BRIEF DESCRIPTION OF THE DRAWINGS The aforementioned objects and advantages of the invention will be appreciated from the following de scription and drawings wherein:
FIG. I is a plan view of a charging kit in accord with the invention,
FIG. 2 is a schematic view of the circuit connections made with the kit apparatus,
FIG. 3 is a schematic view of a complete refrigeration circuit illustrating the charging apparatus of the invention as connected thereto,
FIG. 4 is an elevational view of a thermostatic valve as utilized in the practice of the invention, the restrictor fitting being attached to the outlet thereof,
FIG. 5 is an elevational sectional view of the restrictor fitting used with the thermostatic valve of FIG. 4,
FIGS. 6 and 7 are inside views of the two portions of the bulb mounting housing,
FIG. 8 is an elevational, sectional view of the bulb mounting housing prior to assembly of the housing portions, the bulb, and suction line not being illustrated, and
FIG. 9 is an elevational, sectional view of the fully as sembled housing, bulb and suction line as taken along Section IXIX of FIG. 2.
DESCRIPTION OF THE PREFERRED EMBODIMENT The basic components of a refrigeration system, and the basic components of the charging kit, are best appreciated from FIG. 3. The charging kit of the invention is most advantageously used with capillary tube type refrigeration systems which include a compressor 10, a condenser 12, a capillary tube 14, interposed between the condenser and the evaporator 16, and a suction line 18 connects the evaporator with the compressor.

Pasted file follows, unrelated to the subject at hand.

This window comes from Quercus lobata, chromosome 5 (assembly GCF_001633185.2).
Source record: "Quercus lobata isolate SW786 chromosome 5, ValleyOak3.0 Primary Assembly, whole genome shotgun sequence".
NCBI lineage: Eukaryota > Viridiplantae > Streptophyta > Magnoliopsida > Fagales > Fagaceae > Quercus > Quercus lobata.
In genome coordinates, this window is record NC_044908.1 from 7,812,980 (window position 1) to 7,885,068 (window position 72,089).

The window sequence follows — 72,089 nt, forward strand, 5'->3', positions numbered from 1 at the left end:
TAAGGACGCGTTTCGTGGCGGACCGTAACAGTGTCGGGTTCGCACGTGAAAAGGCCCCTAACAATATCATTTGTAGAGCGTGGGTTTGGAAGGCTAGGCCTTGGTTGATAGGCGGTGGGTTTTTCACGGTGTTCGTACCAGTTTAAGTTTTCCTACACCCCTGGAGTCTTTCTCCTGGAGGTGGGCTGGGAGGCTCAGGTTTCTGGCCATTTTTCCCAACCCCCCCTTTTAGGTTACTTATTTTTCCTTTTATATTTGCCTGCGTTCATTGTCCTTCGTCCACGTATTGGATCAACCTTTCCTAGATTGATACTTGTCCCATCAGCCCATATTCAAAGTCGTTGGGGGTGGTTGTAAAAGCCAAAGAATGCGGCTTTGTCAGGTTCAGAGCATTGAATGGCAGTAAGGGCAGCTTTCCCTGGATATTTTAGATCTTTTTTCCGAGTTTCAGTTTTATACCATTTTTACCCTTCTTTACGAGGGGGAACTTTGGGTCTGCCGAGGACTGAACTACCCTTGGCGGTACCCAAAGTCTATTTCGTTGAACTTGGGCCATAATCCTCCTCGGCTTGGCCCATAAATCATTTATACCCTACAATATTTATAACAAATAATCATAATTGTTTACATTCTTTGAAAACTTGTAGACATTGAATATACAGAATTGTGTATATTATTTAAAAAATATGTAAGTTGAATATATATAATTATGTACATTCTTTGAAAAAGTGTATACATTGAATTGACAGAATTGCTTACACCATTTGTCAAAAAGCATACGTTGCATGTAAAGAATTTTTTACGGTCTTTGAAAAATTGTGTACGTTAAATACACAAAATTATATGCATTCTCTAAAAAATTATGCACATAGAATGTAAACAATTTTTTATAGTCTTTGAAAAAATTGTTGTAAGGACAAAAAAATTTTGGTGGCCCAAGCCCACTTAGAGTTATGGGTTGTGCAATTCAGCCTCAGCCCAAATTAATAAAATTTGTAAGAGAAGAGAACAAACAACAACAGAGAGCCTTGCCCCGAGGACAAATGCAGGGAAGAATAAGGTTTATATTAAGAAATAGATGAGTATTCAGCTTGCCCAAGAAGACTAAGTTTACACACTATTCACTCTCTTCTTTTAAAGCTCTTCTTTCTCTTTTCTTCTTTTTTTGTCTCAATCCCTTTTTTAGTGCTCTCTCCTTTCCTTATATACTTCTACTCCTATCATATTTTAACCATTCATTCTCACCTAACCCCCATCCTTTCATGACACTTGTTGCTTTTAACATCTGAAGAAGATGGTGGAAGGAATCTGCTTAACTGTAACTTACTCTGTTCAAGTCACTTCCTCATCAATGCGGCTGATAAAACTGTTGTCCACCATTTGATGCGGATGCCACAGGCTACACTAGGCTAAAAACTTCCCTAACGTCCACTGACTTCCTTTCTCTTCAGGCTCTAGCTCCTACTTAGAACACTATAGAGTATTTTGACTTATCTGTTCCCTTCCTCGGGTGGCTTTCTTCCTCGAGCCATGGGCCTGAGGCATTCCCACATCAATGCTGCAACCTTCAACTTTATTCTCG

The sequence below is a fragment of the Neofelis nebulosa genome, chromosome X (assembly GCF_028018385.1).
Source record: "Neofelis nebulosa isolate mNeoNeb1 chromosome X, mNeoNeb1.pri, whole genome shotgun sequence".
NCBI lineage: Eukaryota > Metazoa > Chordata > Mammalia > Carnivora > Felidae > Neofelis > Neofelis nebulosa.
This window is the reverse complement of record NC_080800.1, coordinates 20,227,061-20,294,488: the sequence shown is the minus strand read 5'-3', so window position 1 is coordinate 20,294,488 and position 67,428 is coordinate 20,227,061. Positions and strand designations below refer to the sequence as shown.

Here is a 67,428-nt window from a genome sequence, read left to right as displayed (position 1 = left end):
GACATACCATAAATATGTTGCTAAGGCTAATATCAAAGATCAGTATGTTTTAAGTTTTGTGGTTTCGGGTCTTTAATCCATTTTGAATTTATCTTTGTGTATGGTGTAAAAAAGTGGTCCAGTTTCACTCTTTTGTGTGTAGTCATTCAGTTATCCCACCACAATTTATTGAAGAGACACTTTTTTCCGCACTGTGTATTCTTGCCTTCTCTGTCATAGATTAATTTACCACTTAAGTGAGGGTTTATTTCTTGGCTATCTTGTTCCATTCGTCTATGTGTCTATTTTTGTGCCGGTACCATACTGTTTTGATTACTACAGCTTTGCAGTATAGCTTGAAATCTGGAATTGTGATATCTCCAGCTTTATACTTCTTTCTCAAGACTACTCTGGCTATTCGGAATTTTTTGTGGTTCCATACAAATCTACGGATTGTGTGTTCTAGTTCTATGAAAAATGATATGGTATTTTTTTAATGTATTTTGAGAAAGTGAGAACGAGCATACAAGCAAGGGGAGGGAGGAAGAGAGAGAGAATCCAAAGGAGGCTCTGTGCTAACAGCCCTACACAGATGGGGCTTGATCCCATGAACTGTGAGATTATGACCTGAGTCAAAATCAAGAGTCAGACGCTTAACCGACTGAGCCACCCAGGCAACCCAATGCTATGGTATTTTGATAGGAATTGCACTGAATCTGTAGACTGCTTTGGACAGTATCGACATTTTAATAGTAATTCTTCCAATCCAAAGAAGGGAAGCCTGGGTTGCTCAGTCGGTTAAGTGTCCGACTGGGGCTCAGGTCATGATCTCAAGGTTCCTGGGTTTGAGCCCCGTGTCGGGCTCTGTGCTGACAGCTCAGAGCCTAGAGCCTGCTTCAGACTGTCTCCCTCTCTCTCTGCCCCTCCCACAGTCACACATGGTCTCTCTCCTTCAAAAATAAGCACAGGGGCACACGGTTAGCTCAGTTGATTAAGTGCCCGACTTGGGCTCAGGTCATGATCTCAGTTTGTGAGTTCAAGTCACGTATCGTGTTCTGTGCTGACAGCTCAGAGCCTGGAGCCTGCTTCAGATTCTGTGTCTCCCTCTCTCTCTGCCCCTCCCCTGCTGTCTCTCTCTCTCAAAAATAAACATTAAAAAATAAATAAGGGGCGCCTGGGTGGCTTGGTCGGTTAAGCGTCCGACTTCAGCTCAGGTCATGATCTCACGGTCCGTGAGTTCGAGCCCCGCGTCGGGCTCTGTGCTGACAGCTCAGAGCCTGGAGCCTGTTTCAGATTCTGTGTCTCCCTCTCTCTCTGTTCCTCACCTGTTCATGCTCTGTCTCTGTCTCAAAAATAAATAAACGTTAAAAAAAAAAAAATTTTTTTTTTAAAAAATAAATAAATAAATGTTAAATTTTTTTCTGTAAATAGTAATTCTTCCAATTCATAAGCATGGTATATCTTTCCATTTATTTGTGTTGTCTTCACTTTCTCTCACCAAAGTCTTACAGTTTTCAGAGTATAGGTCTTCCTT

The charging kit includes a refrigerant supply cylinder 20, a manually operated shutoff valve 22, a pressure gauge 24 communicating with the conduit 25 between the valve 22 and the thermostatically controlled internally equalized valve 26. The thermostatic valve 26 is opened and closed in response to temperature sensed by a temperature sensing bulb 28 connected to the valve by a tube 30, as is well known. The outlet 32 of the thermostatic valve 26 is connected to the compressor suction line 18 by a conduit 34 and a conventional port or tee 36 mounted in the suction line, usually adjacent the compressor.
The refrigerant supply consists of a pressurized cylinder 20 of refrigerant, such as Freon, normally in a liquid form. The valve 22 is controlled by a handle 38, FIG. I, and the pressure gauge 24 may be of any conventional type having an operative reading range between the pressures normally utilized in refrigeration circuits.
Various type of thermostatic valves 26 can be used in the practice of the invention, and in the commercial embodiment a model FV-L valve manufactured by Sporlan Valve Company of St. Louis, M0., is utilized. The valve has a l5 F. superheat setting.